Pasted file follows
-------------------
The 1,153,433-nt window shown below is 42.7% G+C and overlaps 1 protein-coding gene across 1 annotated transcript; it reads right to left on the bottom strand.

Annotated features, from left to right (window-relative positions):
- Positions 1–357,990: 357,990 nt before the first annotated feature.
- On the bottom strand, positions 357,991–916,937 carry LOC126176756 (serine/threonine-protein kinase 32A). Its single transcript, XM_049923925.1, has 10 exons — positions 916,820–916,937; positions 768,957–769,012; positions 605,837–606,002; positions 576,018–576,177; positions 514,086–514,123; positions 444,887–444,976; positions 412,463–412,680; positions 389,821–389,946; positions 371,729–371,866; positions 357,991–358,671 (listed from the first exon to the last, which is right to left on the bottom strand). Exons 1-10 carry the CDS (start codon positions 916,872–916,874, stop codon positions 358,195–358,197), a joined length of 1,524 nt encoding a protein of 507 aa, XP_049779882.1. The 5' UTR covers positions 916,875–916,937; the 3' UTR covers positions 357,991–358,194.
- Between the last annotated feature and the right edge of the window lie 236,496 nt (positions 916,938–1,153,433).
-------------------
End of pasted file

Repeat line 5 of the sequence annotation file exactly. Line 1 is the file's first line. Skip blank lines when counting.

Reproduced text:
- Between the last annotated feature and the right edge of the window lie 236,496 nt (positions 916,938–1,153,433).